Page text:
Rail, n. A bar of wood or iron : — a bird.

Rail, v. a. To enclose with rails ; to range.

Rail, v. n. To reproach ; to utter reproaches.

Rail'er, 77. One who rails or defames.

Rail'ing, 77. Reproachful language : — a fence.

RXil'ler-y (ral'er-e) [ral'ler-e, S. fV. P. J. F. Ja.
Sm. ; ral'ler-e, C. Wb7\, n. Slight satire ; banter.

Rail'road', ; 77. A road on which iron rails are

Rail'way, \ laid for the wheels of cars to
roll on.

Rai'ment, 77. Vesture ; vestment ; dress.

Rain, 7). 77. To fall in drops. — v. a. Topourdown.

Rain, 77. Water falling from the clouds ; shower.

Rain'bow^ (ran'bo), 71. An arc of a circle, of va-
rious colors, formed, when rain is falling, by the
refraction and reflection of the sun's rays ; iris.

Rain'dejsr, 77. A northern deer. See Reindeer.

RAm'-GAUC^E, n. An instrument for measuring
rain ; pluviameter.

Rain'i-ness, 77. The state of being showery.

Rain'-wa-ter, 77. Water from the clouds.

Rain'y, a. Abounding in rain ; showery ; wet.

RAl^E, V. a. To set upright; to lift ; to erect ; to
exalt ; to elevate ; to heighten ; to advance ; to
promote ; to increase ; to build : — to levy.

Rais'er, 77. One who raises.

Rai'^§i'n (ra'zn) [ra'zn, S. E. K. Sm. R. C. Wb. ;
ra'zin, P. Ja. ; re'zn, JV. J. ; razn or rezn, F.], 11.
A dried grape.

RAi^'jNG, 77. The act of erecting a building.

Raisojvn£ (ra-zo-na'), a. [Fr.J Rational ; ar-
ranged systematically ; as, a " catalogue rai-

Rajah (ra'jah or ra'jah) [ra'jjth, Ja, K. ; ra'jah,
Sm.], 77. A Hindoo chief or prince.

Rake, 77. A tool with teeth : — a dissolute man.

Rake, v. a. To gather with a rake ; to scour: —
to fire into the head or stern of a ship.

Rake, v. n. To search ; to play the part of a rake.

Rake'hell, 77. A worthless, dissolute fellow.

Rak'er, 77. One who rakes.

Rake'-vein (-van), 77. (Oeol.) A group of ver-
tical veins.

Rak'ing, 77. Act of using a rake: — a cannon-
ading. — {.Mrch.) A substance placed on a surface
at an irregular angle.

Rak'ing, p. a. Tliat rakes ; as, " a raking fire."

Rak'ish, a. Loose; lewd; dissolute, debauched.

RXl'ly, v. a. To put in order ; to reunite ; to re-
cover: — to treat jocosely ; to banter ; to ridicule.

RaL'ly,?). 77. To comeback to order : — to recover
strength ; to recruit : — to banter.

Ral'ly, n. A bringing to order : — a banter ; joke.

Ram, 77. A male sheep: — Aries, the vernal sign.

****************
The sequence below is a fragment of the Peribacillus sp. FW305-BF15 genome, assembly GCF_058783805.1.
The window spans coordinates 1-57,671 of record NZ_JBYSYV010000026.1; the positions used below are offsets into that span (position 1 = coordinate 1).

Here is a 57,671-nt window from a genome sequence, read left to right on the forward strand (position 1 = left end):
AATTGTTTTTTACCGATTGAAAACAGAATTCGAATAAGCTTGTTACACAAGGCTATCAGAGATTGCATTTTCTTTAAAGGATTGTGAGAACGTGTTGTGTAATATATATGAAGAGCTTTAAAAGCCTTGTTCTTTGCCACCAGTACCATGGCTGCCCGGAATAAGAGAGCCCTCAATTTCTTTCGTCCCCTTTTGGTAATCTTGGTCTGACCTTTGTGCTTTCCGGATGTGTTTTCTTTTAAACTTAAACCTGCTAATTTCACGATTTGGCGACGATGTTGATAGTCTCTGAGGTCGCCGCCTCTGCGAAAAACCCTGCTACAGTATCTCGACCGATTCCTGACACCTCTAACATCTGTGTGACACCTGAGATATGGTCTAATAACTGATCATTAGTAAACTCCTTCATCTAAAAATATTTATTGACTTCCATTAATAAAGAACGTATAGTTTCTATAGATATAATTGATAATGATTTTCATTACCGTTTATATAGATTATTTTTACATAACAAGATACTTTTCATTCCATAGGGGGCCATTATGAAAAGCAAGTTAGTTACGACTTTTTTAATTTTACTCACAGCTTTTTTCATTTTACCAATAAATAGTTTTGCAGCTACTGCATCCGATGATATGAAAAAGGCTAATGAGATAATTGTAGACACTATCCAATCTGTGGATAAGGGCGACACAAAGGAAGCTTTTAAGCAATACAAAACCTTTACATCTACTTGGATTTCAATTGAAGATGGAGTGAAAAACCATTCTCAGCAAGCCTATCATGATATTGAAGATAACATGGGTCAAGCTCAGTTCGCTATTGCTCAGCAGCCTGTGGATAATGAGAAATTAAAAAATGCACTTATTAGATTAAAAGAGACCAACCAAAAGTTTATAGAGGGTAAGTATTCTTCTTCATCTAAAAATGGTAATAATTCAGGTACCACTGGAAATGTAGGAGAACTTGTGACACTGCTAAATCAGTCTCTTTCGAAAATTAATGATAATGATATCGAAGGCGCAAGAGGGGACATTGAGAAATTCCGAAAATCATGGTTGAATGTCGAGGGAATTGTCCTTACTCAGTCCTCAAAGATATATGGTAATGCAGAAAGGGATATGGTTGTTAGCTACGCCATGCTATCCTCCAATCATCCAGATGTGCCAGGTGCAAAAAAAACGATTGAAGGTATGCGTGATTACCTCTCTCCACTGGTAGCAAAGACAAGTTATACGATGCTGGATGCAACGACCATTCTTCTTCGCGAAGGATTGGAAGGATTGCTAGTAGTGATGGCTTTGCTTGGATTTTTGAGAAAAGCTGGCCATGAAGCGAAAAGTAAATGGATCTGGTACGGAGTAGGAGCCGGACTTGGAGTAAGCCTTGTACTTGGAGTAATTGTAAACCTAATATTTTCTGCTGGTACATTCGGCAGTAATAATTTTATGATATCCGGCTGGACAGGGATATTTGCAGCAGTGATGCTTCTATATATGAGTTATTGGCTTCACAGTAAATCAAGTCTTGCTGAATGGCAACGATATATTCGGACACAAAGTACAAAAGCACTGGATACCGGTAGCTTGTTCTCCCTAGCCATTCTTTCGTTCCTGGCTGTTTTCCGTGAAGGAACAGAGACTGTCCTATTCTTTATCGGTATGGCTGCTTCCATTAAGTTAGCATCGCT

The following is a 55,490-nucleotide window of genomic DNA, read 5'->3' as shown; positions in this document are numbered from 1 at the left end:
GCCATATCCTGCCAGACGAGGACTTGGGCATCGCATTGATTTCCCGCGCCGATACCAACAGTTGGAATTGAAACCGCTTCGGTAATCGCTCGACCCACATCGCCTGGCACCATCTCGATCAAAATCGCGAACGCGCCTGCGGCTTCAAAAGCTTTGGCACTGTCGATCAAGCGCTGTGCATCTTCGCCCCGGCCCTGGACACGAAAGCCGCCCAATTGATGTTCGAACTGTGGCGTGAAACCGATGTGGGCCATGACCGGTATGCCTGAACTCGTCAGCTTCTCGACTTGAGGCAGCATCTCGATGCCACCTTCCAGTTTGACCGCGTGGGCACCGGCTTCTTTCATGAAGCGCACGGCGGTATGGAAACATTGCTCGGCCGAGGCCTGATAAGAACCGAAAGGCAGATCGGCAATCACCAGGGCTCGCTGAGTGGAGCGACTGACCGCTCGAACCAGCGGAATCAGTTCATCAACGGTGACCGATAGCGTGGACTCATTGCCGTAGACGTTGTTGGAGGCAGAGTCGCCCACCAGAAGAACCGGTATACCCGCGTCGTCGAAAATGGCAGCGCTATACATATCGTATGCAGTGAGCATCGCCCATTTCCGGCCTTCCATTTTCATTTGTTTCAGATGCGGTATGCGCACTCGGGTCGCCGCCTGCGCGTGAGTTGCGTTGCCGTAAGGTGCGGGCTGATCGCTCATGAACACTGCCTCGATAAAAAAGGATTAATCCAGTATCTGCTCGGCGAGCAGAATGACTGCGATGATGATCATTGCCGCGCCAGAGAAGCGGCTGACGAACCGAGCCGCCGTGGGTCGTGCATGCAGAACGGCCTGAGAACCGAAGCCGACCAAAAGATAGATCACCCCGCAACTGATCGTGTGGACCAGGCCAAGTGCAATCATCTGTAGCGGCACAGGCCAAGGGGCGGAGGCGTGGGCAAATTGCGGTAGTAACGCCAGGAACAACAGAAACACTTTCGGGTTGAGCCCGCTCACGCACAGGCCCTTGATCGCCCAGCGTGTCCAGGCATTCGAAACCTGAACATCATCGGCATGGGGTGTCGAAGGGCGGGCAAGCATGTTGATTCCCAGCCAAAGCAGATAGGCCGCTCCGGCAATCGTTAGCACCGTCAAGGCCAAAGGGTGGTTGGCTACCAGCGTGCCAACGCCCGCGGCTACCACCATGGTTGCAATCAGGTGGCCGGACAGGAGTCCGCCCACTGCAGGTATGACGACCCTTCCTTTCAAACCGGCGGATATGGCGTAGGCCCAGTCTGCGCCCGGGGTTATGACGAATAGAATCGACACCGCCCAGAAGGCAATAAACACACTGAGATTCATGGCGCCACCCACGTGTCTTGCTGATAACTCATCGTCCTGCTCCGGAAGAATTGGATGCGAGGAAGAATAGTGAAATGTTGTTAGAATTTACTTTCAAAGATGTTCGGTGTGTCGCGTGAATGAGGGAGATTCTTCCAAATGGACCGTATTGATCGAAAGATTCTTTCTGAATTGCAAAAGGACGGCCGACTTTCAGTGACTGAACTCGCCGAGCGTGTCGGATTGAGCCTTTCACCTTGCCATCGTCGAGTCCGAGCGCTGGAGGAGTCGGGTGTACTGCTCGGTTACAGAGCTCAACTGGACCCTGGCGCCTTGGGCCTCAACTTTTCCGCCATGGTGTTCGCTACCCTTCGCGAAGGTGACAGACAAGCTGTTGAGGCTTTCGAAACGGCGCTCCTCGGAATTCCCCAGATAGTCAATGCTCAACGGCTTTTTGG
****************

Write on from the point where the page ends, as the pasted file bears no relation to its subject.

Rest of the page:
Ram, v. a. To drive with violence ; to force in.

RXm-a-dan', 77. The Mohammedan Lent or fast.

f RXM'Af^E, 77. The warbling of birds on boughs.

RXm'ble, v. 77. To rove loosely ; to wander.

RAm'BLE, 77. A roving ; an irregular excursion.

M!eN,SIR; move, nor, s6n; BOLL,BiJR, ROLE. — 9)9, t, so/'; e,G,q^,^,tiard; fJOiZj ^ as gz ; THIS.





RlM'BLER, n. One who rambles ; a rover.

Ram'blinGjP. a. Roving; wandering; irregular.

Ram-i-fJ-ca'TIQN, n. A branching ; a branch.

Ram'i-fy, v. a. To separate into branches.

Ram'i-fy, v. n. To be parted into branches.

RaM'mer, n. He or that which rams ; a ramrod.

Ram'mish, a. Like a ram ; strong-scented.

Ra-mose', a. Full of branches ; ramous.

RA'MOUS, a. Branchy ; consisting of branches.

Ramp, v. n. To sport ; to play ; to romp.

Ramp, n. A leap ; a spring ; a bound ; a romp.

Ram'pan-cy, n. Prevalence ; exuberance.

Ram'pant, a. Exuberant : — frisky ; wanton.

Ram'part,71. a bank or wall round a fortified
place; a bastion. See Fortification.

Ram'rod, n. The rammer of a gun.

Ran, i. From Run.

Ran-cEs'cent, a. Becoming rancid.

Ran-cher' 6, n. [Sp. I A steward of a mess : —
a possessor of a rancho.

RAN'CH6,n. [Sp.] A set of persons who eat to-
gether ; a mess : — a small farm : — a hamlet or
collection of huts.

Ran'cid, a. Having a rank smell ; sour ; fetid.

Ran'cid-ness, ) n. State of being rancid; rank

RAN-clD't-TY, I scent.

Ran'cor (rang'kur), n. Inveterate malignity ;
bitter enmity ; mahce ; virulence ; hate.

Ran'COR-OUS (rang'kur us), a. Malignant ; ma-
licious ; spiteful in the utmost degree.

RXn'cqr-ous-ly, ad. Malignantly ; spitefully.

Ran'dom, n. Want of rule; chance; hazard.

Ran'dom, a. Done by chance ; heedless ; chance.

Rane'deilr, 71. See Reindeer.

tRAN'FORCE, n. The ring of a gun next to the vent.

RXng, i. Fxoxa Ring. Rung. See Ring.

RANqtE,!). a. To place in order; to arrange; to
class : — to rove over.

Ran(^e, v. n. To rove : — to be placed in order.

Ran^e, n. A rank: — excursion: — room: — a
cooking grate or cooking apparatus.

Ran^^'ER, n. One who ranges ; a rover.

Rank, a. High-growing ; strong ; luxuriant : —
strong-scented ; rancid : — gross ; coarse ; rough.

Rank, n. A row : — class ; order ; degree ; dignity.

RXnk, «. a. To place abreast ; to arrange ; to class.

Rank, v. n. To be ranged ; to be placed.

Rank'er, n. One who places or arranges.

Ran'kle (rang'kl), v. n. To fester; to be in-
flamed in body or mind.

Rank'ling, n. Inflammation ; irritation.